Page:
Tag Archive for solids

From Blog to Book Deal: Q&A with Jessica Levitt

Please welcome Jessica Levitt to Craft Buds! Jessica is a first-time author of a new book about modern quilting. You may have also read her popular blog, Juicy Bits, where she shows of quilted creations and her fabric lines.

The book is titled Modern Mix: 16 Sewing Projects that Combine Designer Prints & Solid Fabrics (Stash / C&T Publishing) and includes 7 quilt projects plus 7 Quilts + pillows, bags and gifts.

Jessica Levitt

Jessica, you must be thrilled to see your first book in print. Was this the fulfillment of a long-standing dream, or something that just transpired over time?

Yes, I’m absolutely thrilled, but funny enough, it was never my dream in life to write a book. In fact, in school I kinda hated writing. I was never bad at it, but it wasn’t my thing and I have a degree in engineering so I didn’t have to do that much in college. But when I started my blog, all that changed. I love writing there because I can write like I’m having a conversation with my readers. And it’s so rewarding to be able to share all the work, that I would do anyway, with the world. So, now I’m hooked. And the idea of making beautiful projects and having a real, live, printed book in my hand that I wrote is amazing. I can’t wait until I see some of the projects people make from my patterns!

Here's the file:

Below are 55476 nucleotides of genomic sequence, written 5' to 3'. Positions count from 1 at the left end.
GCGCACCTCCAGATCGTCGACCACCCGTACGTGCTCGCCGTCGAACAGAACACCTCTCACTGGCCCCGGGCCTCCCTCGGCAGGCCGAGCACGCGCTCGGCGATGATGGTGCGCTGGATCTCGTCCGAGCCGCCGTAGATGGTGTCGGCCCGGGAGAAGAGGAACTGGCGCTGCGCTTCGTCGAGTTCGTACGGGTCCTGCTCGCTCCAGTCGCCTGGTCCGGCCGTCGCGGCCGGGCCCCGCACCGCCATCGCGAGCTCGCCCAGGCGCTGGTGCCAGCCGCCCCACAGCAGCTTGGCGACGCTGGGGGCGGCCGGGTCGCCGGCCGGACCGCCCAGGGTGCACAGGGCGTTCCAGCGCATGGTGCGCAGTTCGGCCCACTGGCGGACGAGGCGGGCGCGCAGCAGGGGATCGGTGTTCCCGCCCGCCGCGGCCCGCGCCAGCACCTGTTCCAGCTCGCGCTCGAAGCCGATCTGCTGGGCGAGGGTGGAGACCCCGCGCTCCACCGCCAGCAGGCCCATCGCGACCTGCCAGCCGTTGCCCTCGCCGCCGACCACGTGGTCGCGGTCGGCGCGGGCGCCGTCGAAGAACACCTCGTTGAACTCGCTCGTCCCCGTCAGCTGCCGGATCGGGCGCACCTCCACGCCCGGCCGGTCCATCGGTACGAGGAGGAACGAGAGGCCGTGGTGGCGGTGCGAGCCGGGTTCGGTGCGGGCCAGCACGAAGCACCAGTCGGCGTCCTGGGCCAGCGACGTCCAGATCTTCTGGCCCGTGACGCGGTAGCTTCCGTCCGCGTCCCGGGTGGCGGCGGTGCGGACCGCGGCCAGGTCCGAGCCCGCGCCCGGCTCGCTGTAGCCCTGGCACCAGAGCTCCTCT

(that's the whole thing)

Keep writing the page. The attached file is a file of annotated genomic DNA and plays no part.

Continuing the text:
Pebble Road Quilt

Can you tell us about the process of pitching your book? How did you go about choosing your theme and communicating that vision to a publisher?

Certainly. The theme of my book was pretty obvious to me since I love modern quilts and sewing projects that use solid fabrics. I wanted to show readers many different ways to use them in their projects while still enjoying their favorite prints. Although quilting is my first sewing love, I knew I didn’t want a book that was only quilts because I love variety. I think it’s nice to have a cohesive theme that neatly ties all the projects together and makes your book different from all the general sewing books out there, but I do know it’s not 100% necessary. If you simply have a distinct style of your own, that can be enough.

When it came to pitching the idea to a publisher, I treated it a bit like a book report. I know every author does a totally different type of proposal, so this is just one approach, but it is important to know the publisher’s guidelines. For mine, I wrote a summary introduction of the book concept. I had the potential projects already divided into chapters. I completed one full quilt top (the one that ended up on the cover) and wrote out the full directions for it, including illustrations to show that I was capable of writing clearly. For the other projects I included computer sketches or pictures of similar previous work that I had done with a short description. The publisher had a couple of questionnaires to fill out, and I also included a small photographic portfolio of my work to give them an idea of my style and potential.